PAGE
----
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Looking back at the property market over the past year

Looking back at the property market over the past year

Christmas is a great time for winding down, shifting our attentions from meetings to mince pies and from emails to Edam (because who doesn’t love a cheese platter, right?) And as with everything in life, there are winners, losers and those who fall somewhere in-between.

So as we begin to wind down, let’s sit back, put our collective feet up and reflect on the ups and downs of the property market in 2015.

It was a good year for…

  • Sellers

In February, it was revealed that housing prices in Wales were higher than pre-recession levels for the first time since January 2008 [1] . Cardiff itself has seen an overall growth of 2.6% since coming out of the recession, meaning there’s much to be celebrated [2] . And just when sellers thought things couldn’t get any better, March heralded the fact that year-on-year house price growth stood at 6.7% in Cardiff. This increase was the first time prices of houses in some regional cities rose at a faster rate than those in central London for a decade (check us out!) This growth continued throughout the year and by November, housing prices in Wales had seen a rise for the 5 th consecutive month. [3] Crack open the fizz, vendors!

  • Homeowners in Cyncoed and Penylan

These areas stayed highly popular and homes retained their value owing to their central location. They fall within the catchment areas for many schools, and are also a stone’s throw away from useful shopping streets such as Wellfield and Albany road. Residents of Ty-Gwyn Avenue, Cyncoed can be particularly smug as they live in the most expensive street in Wales, with an average house setting you back a whopping £1,080,519- to be exact. [4]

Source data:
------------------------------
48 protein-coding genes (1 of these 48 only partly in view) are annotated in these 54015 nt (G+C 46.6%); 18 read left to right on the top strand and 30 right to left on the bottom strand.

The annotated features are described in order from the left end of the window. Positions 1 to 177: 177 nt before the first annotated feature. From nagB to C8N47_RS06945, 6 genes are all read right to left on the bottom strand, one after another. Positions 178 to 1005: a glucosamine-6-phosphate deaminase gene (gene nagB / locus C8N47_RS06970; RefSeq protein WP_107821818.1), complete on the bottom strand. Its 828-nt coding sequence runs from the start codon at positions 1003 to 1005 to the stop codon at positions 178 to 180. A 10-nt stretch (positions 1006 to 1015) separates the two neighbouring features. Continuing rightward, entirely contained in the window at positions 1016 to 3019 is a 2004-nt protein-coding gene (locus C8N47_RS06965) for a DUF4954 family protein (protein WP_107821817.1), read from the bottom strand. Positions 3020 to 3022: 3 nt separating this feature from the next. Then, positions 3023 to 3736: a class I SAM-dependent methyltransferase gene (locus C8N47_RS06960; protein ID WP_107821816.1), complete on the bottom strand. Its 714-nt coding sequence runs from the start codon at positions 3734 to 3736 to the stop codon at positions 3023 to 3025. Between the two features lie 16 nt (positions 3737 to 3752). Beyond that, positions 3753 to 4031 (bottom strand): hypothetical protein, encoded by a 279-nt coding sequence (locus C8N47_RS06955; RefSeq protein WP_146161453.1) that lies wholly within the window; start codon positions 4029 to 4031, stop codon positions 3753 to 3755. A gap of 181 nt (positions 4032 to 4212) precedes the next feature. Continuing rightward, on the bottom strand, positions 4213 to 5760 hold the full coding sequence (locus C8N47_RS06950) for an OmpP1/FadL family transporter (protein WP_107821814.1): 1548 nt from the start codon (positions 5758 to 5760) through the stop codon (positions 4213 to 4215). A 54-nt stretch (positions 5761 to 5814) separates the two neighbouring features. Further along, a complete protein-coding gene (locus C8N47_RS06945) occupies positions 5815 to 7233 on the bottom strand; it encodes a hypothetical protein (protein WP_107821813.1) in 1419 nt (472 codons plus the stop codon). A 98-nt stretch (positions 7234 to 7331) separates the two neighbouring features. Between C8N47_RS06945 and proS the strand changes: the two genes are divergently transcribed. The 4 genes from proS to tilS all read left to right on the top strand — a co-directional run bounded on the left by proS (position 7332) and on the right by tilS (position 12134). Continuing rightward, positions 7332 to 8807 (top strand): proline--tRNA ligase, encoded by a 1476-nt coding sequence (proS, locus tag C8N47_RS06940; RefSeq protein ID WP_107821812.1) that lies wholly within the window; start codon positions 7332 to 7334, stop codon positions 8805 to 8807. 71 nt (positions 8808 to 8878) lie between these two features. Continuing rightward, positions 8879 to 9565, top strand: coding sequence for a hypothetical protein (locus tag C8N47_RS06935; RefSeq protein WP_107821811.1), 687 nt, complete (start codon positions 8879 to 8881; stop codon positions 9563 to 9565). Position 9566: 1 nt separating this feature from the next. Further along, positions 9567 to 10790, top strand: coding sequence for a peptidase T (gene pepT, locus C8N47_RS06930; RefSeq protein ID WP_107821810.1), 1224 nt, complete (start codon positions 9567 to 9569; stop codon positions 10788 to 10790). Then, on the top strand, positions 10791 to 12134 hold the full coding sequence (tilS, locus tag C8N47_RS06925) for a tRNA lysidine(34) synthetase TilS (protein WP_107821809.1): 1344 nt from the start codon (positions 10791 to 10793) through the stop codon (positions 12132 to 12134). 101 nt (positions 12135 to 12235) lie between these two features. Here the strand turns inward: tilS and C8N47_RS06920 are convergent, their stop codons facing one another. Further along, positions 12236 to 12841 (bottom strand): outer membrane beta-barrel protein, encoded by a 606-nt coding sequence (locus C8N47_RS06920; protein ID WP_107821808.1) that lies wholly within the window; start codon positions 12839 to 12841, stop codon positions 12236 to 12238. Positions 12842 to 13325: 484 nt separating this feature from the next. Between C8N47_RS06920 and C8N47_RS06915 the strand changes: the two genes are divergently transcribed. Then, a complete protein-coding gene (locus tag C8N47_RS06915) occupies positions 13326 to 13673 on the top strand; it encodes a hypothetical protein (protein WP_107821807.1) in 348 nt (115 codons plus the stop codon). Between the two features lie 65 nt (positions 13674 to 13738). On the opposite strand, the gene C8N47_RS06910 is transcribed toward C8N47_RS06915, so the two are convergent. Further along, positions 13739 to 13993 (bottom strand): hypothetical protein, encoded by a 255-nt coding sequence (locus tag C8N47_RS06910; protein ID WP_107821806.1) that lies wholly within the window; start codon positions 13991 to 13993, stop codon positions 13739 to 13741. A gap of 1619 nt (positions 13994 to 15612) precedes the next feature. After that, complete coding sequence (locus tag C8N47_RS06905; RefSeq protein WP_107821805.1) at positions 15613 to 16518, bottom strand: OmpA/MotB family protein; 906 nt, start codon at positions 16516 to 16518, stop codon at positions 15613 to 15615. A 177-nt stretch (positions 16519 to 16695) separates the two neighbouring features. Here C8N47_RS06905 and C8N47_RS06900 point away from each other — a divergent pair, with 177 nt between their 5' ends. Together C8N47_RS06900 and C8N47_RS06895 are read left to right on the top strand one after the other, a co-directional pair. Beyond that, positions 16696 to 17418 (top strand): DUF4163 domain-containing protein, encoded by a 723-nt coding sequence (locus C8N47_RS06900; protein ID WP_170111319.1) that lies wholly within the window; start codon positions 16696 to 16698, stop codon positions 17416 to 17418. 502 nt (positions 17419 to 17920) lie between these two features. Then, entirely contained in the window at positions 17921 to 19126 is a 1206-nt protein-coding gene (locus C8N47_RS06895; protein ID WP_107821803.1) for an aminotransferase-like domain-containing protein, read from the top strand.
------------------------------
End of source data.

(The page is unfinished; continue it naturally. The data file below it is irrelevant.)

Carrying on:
It was mixed year for…

  • Landlords

Private rental prices in the region saw a 0.5% increase from September 2014-2015 [5] , a nice boost for those letting their properties. The autumn statement, however, brought a massive blow for investors, as the stamp-duty rose by three per-centage points across all bands. This means that the tax bill on a buy-to-let property costing £250,000 will jump from £2,500 to £8,800 [6] . Ouch.

The Housing Wales Act, which was implemented on 24 November, was a massive change for landlords, and not necessarily a positive one. This act, controlled through the Rent Smart Wales programme, requires landlords to register with the council and apply for a license if they intend to rent private property. This cannot be done through an agent.

There also have been standards introduced from local authorities on rents, service charges and checks on the quality of accommodation for landlords to abide by.

This increased control over the private rental sector is bad news for landlords, as the new procedures are both time-consuming and costly. Those wanting to be a landlord are legally required to complete an approved training course, as well as the pay £33.50 for registering and £144 to be licensed. These changes could put off many from becoming buy-to-let investors and increase fees for those already letting properties who haven’t registered or obtained a licence.